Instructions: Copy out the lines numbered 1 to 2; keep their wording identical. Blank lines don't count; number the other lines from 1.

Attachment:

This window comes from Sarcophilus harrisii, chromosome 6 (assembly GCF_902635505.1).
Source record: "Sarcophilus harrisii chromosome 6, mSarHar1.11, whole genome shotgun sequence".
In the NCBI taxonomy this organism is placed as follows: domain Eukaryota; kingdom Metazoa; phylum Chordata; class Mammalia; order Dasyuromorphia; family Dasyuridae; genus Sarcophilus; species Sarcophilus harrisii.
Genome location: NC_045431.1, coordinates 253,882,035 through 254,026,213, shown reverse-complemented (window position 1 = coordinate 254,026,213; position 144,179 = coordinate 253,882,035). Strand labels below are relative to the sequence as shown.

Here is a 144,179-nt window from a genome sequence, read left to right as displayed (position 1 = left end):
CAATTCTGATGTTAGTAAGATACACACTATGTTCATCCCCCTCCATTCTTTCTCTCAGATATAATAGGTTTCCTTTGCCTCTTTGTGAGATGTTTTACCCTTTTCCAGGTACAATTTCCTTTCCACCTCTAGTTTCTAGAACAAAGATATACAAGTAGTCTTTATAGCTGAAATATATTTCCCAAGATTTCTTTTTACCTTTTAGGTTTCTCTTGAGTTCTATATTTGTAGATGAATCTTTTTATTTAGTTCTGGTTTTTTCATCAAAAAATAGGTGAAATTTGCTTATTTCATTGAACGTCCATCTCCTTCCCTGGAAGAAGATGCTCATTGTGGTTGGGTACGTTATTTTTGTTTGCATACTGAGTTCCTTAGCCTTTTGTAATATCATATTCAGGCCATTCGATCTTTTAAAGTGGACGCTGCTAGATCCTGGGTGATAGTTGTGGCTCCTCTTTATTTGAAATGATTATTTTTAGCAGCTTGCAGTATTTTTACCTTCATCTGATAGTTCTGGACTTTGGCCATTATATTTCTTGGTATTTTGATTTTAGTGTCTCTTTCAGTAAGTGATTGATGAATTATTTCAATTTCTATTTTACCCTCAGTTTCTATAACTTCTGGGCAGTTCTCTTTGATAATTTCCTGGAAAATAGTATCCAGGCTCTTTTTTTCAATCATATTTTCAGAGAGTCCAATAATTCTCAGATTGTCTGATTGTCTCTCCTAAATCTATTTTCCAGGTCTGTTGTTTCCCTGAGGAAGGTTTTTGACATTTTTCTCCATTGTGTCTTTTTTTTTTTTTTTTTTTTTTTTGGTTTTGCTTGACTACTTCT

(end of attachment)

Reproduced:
This window comes from Sarcophilus harrisii, chromosome 6 (assembly GCF_902635505.1).
Source record: "Sarcophilus harrisii chromosome 6, mSarHar1.11, whole genome shotgun sequence".